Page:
Figures 5e–h show the balanced temperature increase [T¯(r,z)T¯(r=60km,z)] and pressure drop [p¯(r,z)p¯(r=60km,z)] from the edge of the domain toward the center of the storm, which were calculated using the mean tangential wind fields displayed in Figs. 5a–d. The pressure drop is most pronounced at lower levels, with a maximum pressure drop of Δp > 26 hPa in all cases. The temperature increases toward the center, with a minimum at 4 km altitude and maximum from 6 to 9 km altitude. The maximum is subtle at 2110 UTC and more pronounced at 2040 and 2210 UTC.

A subset of the retrieved perturbation pressure and temperature fields are shown in Figs. 6 and 7 . The three-dimensional thermodynamic structure has been investigated extensively through numerical modeling (e.g., Jones 2000), but observational studies (e.g., Reasor and Eastin 2012) have been limited to a few flight levels and dropsonde profiles. We believe these to be the first fully three-dimensional gridded thermodynamic observations from a TC. The retrieved thermodynamic structures show evidence of a wavenumber-1 pattern with additional higher-order structure during all four periods (exemplified here by data at 5 km altitude, Fig. 6). Horizontal cross sections at different vertical levels (exemplified here by data at three different vertical levels at 2140 UTC, Fig. 7) show an azimuthal rotation of the patterns with height. To gain further insight into Rita’s asymmetric structure the kinematic and thermodynamic variables are decomposed into azimuthal wavenumbers in the following section.

Fig. 6.
Fig. 6.

Horizontal cross sections at 5 km altitude of (top) perturbation pressure (shaded, hPa) and (bottom) perturbation density potential temperature (shaded, K) for 2040, 2110, 2140, and 2210 UTC. Radar reflectivity (black contours at 20, 30, 40, and 50 dBZ) is added for orientation.

Citation: Journal of the Atmospheric Sciences 78, 5; 10.1175/JAS-D-20-0195.1

Fig. 7.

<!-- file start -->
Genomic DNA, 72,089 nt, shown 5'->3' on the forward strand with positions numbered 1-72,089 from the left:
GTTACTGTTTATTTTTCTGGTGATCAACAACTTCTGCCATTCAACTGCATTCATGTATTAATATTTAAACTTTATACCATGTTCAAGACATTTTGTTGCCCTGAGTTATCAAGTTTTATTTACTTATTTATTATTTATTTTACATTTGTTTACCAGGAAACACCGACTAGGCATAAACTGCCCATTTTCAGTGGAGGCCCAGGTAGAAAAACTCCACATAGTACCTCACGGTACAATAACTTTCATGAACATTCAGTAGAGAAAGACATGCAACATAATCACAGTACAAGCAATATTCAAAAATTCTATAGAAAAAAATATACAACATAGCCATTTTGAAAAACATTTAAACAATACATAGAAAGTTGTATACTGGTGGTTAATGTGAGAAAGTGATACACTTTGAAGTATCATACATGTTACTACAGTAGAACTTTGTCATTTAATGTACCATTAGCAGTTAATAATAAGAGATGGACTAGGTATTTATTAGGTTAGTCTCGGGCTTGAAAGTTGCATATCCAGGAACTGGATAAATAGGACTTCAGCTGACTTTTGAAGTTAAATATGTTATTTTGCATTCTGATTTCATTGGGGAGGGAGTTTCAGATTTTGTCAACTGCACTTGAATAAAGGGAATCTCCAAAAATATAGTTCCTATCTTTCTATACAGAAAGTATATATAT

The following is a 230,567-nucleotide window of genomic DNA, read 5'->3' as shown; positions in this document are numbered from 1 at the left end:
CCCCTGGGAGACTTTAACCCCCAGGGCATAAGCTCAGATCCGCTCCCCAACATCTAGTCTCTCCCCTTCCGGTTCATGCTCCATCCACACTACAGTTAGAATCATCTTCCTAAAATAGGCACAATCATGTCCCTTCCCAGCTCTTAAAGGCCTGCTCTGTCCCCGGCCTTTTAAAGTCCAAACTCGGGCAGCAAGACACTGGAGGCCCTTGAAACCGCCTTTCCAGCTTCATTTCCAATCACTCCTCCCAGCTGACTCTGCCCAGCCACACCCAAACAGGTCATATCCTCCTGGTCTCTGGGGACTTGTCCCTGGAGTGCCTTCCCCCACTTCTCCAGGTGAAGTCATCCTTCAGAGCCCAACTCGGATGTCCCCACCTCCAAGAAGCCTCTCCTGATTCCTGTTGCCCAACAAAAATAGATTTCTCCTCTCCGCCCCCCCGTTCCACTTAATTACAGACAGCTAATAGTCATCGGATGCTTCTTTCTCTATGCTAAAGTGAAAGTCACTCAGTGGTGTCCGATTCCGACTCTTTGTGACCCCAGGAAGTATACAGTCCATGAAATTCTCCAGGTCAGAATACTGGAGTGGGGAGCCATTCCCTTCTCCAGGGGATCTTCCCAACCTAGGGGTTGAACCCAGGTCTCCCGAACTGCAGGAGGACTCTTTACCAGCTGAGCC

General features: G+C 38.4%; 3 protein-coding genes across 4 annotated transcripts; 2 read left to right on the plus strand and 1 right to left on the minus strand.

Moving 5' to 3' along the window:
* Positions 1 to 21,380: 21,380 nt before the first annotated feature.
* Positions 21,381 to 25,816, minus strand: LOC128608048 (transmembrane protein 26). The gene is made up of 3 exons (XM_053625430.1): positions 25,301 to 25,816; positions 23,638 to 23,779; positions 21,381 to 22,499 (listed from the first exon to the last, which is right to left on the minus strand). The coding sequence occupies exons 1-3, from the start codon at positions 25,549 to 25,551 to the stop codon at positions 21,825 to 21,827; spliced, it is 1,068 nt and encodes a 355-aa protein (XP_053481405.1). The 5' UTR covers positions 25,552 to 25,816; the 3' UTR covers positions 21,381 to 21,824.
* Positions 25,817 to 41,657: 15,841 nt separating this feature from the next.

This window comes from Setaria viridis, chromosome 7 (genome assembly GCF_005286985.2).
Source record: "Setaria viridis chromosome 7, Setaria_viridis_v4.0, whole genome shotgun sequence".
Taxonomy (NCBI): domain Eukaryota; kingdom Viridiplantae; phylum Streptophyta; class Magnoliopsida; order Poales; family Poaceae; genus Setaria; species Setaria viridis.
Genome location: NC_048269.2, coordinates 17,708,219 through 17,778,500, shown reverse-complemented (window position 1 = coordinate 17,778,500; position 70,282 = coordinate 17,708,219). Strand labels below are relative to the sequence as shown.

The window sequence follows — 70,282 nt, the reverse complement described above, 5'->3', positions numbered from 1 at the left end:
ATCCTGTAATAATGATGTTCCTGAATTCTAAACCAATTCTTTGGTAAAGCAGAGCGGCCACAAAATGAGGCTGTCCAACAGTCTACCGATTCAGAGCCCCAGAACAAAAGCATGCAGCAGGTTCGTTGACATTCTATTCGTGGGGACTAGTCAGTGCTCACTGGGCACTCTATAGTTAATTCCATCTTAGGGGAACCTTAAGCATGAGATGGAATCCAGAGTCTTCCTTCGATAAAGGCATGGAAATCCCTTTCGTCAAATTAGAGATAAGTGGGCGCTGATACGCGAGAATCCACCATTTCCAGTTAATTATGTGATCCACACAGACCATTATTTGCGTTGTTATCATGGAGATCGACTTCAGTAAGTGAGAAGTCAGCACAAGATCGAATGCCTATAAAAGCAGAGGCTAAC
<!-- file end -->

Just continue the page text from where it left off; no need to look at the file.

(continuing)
Fig. 7.

Horizontal cross sections of (a) perturbation pressure (shaded, hPa) and (b) perturbation density potential temperature (shaded, K) at 2, 5, and 8 km altitude at 2140 UTC. Radar reflectivity (black contours at 20, 30, 40, and 50 dBZ) is added for orientation.

Citation: Journal of the Atmospheric Sciences 78, 5; 10.1175/JAS-D-20-0195.1

4. Azimuthal-wavenumber analysis

The SAMURAI analyses in cylindrical coordinates are used to compute a discrete one-dimensional Fourier transform for each radial annulus, with a radial spacing of 1 km and an azimuthal spacing of 1°. In case of missing data along a range ring the data were interpolated across the gap using one-dimensional cubic splines.

a. Wavenumber-1 structure: Shear

The horizontal cross sections of radar reflectivity and vertical velocity (Figs. 2 and 3) showed that the vertical velocity has an apparent wavenumber-1 component at mid- to upper levels, with the strongest upward motion in the eastern and northern quadrants of the eyewall for all four periods. The wavenumber-1 patterns were similar for all four periods, such that only results for 2140 UTC will be shown herein (Fig. 8) for conciseness. The wavenumber-1 vertical velocity maximum is located in the northeastern eyewall between 20 and 35 km radius for all vertical levels (Fig. 8a), and the magnitude increases with height. No significant rotation of the vertical velocity with height is evident. The wavenumber-1 vorticity asymmetries (Fig. 8b) at 2 km look similar to the wavenumber-1 vorticity asymmetries in Hurricane Guillermo at 2 km (Reasor and Eastin 2012), with one dipole inside the RMW, and an oppositely oriented dipole outside. At 8 km, the convectively active region toward the northeast of the center is collocated with a region of positive vertical vorticity. This pattern might be attributed to vortex stretching in active convection.

Fig. 8.
Fig. 8.